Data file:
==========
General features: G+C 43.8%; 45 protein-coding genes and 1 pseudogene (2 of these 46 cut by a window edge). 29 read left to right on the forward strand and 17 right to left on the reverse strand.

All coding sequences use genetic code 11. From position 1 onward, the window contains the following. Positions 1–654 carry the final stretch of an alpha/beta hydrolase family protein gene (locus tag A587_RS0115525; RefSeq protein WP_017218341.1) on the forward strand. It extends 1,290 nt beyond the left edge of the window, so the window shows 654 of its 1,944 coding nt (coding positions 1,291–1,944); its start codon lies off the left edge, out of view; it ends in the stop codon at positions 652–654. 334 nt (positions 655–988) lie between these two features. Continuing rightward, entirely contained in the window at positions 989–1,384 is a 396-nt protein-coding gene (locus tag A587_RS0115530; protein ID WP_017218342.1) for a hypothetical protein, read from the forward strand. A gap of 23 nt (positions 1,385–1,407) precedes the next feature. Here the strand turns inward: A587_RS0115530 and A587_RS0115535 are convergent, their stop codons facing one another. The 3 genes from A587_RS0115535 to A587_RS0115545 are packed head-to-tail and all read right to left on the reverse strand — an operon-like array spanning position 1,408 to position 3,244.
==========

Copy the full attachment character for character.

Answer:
General features: G+C 43.8%; 45 protein-coding genes and 1 pseudogene (2 of these 46 cut by a window edge). 29 read left to right on the forward strand and 17 right to left on the reverse strand.

All coding sequences use genetic code 11. From position 1 onward, the window contains the following. Positions 1–654 carry the final stretch of an alpha/beta hydrolase family protein gene (locus tag A587_RS0115525; RefSeq protein WP_017218341.1) on the forward strand. It extends 1,290 nt beyond the left edge of the window, so the window shows 654 of its 1,944 coding nt (coding positions 1,291–1,944); its start codon lies off the left edge, out of view; it ends in the stop codon at positions 652–654. 334 nt (positions 655–988) lie between these two features. Continuing rightward, entirely contained in the window at positions 989–1,384 is a 396-nt protein-coding gene (locus tag A587_RS0115530; protein ID WP_017218342.1) for a hypothetical protein, read from the forward strand. A gap of 23 nt (positions 1,385–1,407) precedes the next feature. Here the strand turns inward: A587_RS0115530 and A587_RS0115535 are convergent, their stop codons facing one another. The 3 genes from A587_RS0115535 to A587_RS0115545 are packed head-to-tail and all read right to left on the reverse strand — an operon-like array spanning position 1,408 to position 3,244.